Global legislation is still catching up with the disruptions of social media and unfiltered communication and cyber security is of real concern. In the same way that smart phones popped into our pockets and stayed there, so too will our robots - except this time, they really will be smart. Much smarter than us. And we will still be on the back foot, unable to cope with the challenges about to be faced.
As public relations and communication professionals, we build the relationships to keep our organisation's licence to operate. Those relationships exist inside and outside our organisations. Careful mediation and communication will be necessary as automation and artificial intelligence replace roles previously considered human undertakings. Jobs, incomes - and most dangerous of all, purpose, will be lost. Organisations will still make profits, govern countries and please shareholders, but for society there will be greater numbers of disenfranchised humans becoming the next generation of economic refugees. The ethics of operation plus deployment of AI and robots needs to be considered and, as the ethical conscience of the organisation, it is a role which our profession should be preparing for now.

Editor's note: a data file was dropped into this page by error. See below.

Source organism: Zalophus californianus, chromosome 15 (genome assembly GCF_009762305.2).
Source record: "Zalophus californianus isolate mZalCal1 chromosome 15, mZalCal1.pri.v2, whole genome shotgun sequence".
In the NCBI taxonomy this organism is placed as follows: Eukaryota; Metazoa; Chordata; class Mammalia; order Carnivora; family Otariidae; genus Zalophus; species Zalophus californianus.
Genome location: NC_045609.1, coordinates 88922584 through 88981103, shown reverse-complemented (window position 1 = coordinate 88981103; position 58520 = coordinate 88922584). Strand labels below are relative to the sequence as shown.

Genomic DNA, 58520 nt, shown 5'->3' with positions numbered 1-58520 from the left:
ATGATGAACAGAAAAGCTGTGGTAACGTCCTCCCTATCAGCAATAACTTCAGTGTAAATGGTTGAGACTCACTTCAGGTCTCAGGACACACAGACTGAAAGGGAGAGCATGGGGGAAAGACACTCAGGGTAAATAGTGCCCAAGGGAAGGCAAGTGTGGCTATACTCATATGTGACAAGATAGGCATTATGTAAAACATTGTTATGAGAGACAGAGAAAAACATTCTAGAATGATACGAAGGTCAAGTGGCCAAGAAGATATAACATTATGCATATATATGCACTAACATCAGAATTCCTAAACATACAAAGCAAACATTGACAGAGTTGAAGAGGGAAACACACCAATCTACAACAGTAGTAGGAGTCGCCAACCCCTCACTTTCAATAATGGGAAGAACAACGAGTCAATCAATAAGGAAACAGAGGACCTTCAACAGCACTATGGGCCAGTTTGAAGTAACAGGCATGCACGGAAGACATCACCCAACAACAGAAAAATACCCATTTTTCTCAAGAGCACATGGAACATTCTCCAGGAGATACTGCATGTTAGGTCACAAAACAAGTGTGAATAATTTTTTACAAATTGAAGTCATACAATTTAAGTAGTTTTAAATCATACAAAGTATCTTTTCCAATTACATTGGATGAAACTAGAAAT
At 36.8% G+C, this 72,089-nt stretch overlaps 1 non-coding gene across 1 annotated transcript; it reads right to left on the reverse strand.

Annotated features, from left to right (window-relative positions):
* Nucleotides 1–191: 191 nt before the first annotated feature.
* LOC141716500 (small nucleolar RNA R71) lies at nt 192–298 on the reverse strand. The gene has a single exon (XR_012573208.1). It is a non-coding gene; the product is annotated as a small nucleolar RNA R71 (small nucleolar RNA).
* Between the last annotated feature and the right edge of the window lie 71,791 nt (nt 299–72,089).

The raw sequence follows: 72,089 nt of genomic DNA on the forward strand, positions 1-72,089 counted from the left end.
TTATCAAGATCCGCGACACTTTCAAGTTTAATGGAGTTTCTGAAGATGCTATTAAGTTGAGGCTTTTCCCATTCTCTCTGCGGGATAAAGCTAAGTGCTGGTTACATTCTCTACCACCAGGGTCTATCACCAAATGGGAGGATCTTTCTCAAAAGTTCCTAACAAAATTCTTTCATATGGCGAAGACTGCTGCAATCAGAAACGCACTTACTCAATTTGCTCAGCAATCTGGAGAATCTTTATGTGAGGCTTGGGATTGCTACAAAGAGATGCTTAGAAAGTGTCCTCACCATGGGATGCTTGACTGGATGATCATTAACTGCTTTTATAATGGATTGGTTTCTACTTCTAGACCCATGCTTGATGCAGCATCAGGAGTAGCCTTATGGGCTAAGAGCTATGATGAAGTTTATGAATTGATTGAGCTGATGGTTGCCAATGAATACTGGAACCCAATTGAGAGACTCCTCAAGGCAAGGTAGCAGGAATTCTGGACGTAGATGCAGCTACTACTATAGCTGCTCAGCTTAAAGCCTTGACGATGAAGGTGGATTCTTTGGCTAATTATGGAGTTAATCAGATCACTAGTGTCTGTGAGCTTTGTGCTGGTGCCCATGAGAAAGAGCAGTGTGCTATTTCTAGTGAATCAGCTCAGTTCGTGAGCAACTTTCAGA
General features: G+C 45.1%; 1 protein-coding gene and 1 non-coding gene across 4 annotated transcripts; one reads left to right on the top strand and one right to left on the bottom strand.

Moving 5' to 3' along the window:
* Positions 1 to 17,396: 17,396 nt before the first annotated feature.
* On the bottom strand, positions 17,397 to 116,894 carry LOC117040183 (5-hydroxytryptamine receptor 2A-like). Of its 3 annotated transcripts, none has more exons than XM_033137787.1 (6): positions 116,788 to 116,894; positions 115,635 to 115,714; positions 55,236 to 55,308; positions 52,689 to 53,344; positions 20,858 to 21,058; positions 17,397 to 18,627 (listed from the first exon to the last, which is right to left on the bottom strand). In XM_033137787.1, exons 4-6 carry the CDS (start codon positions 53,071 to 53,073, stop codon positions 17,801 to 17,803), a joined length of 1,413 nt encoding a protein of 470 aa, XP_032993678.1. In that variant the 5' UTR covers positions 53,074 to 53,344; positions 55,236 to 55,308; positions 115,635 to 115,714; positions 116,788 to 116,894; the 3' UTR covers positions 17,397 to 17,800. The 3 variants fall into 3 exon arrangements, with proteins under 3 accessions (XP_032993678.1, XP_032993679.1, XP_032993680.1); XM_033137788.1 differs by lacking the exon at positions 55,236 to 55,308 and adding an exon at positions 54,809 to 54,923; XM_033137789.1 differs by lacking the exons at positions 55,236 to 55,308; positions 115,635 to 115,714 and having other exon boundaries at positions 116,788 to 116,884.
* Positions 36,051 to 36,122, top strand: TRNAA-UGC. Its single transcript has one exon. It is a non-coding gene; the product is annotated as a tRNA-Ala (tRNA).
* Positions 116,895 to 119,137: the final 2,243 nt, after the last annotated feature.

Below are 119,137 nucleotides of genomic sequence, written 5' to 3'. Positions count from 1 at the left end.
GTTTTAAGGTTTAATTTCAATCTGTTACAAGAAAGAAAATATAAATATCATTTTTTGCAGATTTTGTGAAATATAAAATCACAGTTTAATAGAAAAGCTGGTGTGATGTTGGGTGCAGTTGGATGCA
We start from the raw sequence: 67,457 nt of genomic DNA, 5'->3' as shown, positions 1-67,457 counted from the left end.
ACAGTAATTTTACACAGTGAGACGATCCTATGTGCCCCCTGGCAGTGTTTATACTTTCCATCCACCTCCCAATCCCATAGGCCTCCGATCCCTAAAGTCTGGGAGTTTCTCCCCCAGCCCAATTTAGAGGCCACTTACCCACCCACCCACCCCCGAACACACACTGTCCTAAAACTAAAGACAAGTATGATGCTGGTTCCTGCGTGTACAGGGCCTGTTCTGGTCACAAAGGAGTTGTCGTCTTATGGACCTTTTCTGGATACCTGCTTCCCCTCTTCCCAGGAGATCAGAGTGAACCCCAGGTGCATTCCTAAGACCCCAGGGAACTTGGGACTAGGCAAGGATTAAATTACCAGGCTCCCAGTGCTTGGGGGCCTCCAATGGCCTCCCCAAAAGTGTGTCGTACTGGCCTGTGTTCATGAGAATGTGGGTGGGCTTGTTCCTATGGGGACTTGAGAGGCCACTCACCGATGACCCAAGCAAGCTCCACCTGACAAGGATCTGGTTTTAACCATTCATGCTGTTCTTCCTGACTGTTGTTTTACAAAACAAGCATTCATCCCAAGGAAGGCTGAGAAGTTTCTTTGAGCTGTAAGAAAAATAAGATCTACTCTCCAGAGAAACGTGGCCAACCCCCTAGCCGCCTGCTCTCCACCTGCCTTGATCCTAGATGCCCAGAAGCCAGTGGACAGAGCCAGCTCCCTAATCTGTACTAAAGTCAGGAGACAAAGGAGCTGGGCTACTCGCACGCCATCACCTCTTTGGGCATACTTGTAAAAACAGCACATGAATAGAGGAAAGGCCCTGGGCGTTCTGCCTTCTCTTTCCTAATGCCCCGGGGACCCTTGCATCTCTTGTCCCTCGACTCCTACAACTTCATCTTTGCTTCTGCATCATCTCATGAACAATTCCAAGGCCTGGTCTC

The challenge will be capturing the space between worlds today, ensuring we help our organisations, communities - and governments - navigate the societal shifts that will be born of Sophia and her descendants.
We change all the time. Every day, a little difference creeps into our lives and shifts the way we either work, play or view the world around us. Yet organisations and businesses struggle with change as if it were a dinosaur, unrecognisable in today’s world, out of place and time. Strange really that this should be the case but perhaps change becomes a challenge simply because organisations - of all sorts - fail to recognise that change is a constant in every life.